In the Humanae Vitae encyclical of 1968, pills Pope Paul VI restated the Catholic Church’s opposition to “artificial” (i.e. non-rhythm method) forms of birth control. This doctrinal position paper was greeted with derision from certain quarters who viewed it as a reactionary step back from the reforms of the Second Vatican Council.
Even LIFE Magazine — long a stalwart advocate-slash-defender for all things Catholic thanks to the influence of Claire Booth Luce — took an editorial stand against the Church’s willingness to ignore the social and economic realities of the era. Not only would anticipated non-compliance of parishoners in America and other western nations weaken the Church’s moral authority, rehabilitation LIFE argued, advice it could also lead to catastrophic levels of misery and poverty in developing nations lacking the means to mitigate the effects of unchecked population growth.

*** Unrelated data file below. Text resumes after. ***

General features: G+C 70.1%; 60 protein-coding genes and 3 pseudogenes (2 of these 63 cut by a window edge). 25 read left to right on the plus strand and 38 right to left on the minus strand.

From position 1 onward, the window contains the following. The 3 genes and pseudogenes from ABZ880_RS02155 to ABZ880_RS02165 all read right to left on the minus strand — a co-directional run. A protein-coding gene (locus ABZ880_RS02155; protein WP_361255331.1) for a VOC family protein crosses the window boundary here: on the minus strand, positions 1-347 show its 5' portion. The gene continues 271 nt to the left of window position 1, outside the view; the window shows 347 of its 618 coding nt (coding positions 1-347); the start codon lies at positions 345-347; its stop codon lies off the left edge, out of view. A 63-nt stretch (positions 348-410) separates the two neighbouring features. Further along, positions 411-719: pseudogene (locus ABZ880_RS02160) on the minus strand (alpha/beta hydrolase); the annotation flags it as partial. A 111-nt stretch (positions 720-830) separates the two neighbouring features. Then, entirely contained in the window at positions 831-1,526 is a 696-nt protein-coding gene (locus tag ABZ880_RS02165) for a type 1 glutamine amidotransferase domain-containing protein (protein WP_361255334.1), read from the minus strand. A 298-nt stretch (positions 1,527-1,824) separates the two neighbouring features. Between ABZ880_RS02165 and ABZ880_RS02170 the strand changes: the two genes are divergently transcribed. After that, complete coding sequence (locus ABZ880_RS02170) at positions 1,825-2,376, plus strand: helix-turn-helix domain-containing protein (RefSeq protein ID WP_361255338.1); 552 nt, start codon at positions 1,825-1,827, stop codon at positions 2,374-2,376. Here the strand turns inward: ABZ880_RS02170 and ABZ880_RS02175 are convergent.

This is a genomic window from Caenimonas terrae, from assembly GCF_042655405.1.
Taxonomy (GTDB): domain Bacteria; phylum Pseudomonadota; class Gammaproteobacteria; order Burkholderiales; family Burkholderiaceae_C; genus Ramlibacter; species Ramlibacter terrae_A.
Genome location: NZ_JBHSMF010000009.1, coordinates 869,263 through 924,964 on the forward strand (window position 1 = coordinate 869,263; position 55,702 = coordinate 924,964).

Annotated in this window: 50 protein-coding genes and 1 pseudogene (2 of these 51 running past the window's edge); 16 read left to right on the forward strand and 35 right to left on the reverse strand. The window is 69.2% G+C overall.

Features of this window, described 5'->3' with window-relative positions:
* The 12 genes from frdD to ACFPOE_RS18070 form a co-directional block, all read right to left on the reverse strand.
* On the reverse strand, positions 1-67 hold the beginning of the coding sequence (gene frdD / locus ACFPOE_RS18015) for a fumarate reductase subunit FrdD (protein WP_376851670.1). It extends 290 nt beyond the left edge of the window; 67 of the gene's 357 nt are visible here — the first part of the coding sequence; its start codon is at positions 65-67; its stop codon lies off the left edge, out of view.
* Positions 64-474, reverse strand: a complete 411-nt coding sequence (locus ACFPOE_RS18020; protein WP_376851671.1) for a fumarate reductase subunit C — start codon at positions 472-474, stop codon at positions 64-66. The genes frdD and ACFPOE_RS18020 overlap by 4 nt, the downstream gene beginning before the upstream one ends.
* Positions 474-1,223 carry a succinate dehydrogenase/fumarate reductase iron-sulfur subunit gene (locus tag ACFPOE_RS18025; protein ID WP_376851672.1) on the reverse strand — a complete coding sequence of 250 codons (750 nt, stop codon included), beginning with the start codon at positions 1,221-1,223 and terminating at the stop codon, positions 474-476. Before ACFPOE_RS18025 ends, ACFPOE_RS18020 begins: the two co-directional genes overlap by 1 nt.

Sobering food for thought, indeed, but LIFE‘s (slightly paternalistic) concerns failed to take into account one crucial consideration…
…put forward by a reader who most likely followed up his missive by polishing off half a pork roast and taking a divinely ordained nap on a king-sized bed in his climate controlled suburban ranch home.